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Sorbet’s creative new approach to refinancing employees’ paid time off

  • Sorbet is helping employees and employers make the most of PTOs by helping them track burnout and well-being levels.
  • Employees' unused PTOs generally sit on a company's balance sheet as liabilities for an extended period, and Sorbet's solution caters to that too.

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Sorbet’s creative new approach to refinancing employees’ paid time off

Employee burnout is costing companies increasingly significant amounts of money. Unused paid time off ends up taking space on company balance sheets as a liability, in addition to the physiological and psychological impact it has on the employees themselves.

Enter Sorbet, a firm that found a solution to that problem on both sides of the equation. Their solution is to track employees' time off and burnout rates in real time, giving both employers and employees a better understanding of where they stand. Additionally, their solution includes refinancing employees for their unused vacation time, keeping it from reflecting in the company’s balance sheet as a liability.

First, let’s understand how unused PTO days translate into a liability. At companies that provide paid vacation or paid time off, employees’ salary reflects an allocation of days (or hours) per year that they’re paid to work, and a corresponding allocation of days the employer pays them not to work. If workers take fewer than the allocated days off, employers can be required to pay them for those extra days of work, which essentially becomes a liability for the company.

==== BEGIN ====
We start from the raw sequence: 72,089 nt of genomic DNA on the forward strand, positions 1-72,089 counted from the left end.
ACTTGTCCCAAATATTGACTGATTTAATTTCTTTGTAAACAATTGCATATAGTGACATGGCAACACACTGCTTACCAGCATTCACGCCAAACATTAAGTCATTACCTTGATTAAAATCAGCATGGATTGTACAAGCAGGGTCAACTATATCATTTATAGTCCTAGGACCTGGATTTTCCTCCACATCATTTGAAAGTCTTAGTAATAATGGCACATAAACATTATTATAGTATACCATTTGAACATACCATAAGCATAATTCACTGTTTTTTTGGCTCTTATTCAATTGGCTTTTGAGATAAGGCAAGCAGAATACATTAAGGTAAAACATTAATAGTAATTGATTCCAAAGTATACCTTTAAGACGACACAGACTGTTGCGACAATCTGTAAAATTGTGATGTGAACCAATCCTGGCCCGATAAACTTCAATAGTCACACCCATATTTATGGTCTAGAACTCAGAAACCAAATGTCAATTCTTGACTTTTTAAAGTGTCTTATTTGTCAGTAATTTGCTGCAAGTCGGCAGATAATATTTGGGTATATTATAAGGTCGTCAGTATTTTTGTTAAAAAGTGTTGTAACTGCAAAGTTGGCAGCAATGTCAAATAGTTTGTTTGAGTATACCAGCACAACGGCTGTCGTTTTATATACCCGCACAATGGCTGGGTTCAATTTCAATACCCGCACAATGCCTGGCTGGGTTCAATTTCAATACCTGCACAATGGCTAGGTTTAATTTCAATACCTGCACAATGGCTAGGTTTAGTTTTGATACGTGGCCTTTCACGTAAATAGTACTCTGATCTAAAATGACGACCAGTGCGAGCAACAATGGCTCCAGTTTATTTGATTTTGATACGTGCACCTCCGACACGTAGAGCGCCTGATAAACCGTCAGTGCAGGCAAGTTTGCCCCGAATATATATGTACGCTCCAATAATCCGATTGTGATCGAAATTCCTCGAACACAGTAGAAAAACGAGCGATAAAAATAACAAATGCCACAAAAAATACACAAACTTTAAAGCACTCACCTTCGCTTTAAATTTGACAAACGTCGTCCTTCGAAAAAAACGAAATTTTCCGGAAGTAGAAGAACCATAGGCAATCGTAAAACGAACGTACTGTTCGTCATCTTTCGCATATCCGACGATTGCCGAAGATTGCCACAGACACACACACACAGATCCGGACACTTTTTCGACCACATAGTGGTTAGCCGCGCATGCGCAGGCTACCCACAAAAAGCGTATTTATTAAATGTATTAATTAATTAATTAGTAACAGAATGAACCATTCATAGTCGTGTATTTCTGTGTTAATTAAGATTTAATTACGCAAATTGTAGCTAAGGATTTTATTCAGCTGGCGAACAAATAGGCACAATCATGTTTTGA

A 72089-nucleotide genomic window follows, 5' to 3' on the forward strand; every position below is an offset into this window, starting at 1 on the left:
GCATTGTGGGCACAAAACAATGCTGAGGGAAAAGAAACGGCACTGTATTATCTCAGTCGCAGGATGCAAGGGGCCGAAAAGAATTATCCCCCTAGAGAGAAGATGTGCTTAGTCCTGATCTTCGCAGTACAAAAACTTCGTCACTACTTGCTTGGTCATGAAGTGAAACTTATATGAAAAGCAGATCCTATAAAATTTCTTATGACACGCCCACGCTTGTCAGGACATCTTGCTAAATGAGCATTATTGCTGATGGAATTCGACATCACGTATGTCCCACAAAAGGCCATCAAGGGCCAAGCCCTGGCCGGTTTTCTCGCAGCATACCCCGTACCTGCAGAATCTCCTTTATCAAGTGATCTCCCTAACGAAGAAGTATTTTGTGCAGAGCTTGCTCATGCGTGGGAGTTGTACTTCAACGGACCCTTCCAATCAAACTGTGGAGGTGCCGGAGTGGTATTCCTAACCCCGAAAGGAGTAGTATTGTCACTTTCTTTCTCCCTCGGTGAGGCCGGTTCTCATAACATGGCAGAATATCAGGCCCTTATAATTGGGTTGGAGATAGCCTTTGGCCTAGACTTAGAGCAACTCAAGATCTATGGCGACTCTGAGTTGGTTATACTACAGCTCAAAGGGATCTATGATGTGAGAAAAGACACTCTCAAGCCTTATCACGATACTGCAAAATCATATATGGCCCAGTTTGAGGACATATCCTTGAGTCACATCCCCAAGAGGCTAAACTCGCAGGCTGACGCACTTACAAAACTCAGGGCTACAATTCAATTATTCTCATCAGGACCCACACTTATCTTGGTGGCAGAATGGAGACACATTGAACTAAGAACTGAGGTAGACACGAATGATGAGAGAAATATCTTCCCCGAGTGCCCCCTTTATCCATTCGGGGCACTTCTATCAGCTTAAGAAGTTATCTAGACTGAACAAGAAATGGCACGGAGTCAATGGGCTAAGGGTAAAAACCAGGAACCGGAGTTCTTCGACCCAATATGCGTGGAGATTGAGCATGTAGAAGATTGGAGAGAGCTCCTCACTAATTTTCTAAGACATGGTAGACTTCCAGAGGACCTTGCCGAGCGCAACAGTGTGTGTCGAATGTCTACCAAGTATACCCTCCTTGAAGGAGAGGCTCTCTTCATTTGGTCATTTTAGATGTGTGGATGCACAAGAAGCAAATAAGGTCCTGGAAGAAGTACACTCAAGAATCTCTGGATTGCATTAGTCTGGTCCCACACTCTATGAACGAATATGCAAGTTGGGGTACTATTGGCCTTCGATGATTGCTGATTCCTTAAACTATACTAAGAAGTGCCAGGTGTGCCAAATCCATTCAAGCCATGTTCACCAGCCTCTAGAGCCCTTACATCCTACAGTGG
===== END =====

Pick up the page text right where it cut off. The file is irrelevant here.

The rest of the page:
For example, say an employee is eligible for 12 days off per year. That means that in an average month, they are paid to work 19 days and paid not to work 1 day, assuming there are 20 workdays per month. If they end up not taking that 1 day off, they will have worked 20 days, having only been paid for 19 – and their employer owes them this money. This debt is immediately reflected on the company's balance sheet as a liability, and only continues to grow over time.

“Basically, when you don’t take full advantage of your allocated time off, you’re essentially lending money to your employer,” Veetahl Eilat-Raichel, CEO and co-founder at Sorbet elaborated. “According to our data, an average employee holds over $3,000 in unused vacation days at a time.”

The problem

The bottom line is that employees are often unable to take their designated paid time off, contributing to their burnout — which costs them at least $125 billion in healthcare annually. This situation is expensive for companies, as not only are they accruing debt, but they’re also taking on the costs related to high employee turnover rates — firms find themselves paying heavy PTO payouts on top of the already pricey turnover costs.

Research has shown that up to half of annual workforce turnover can be attributed to burnout, which is also among the top reasons for employees’ resignations. Employee turnover has cost US industries more than $630 billion. Each resignation can cost a company up to a third of the worker’s annual salary.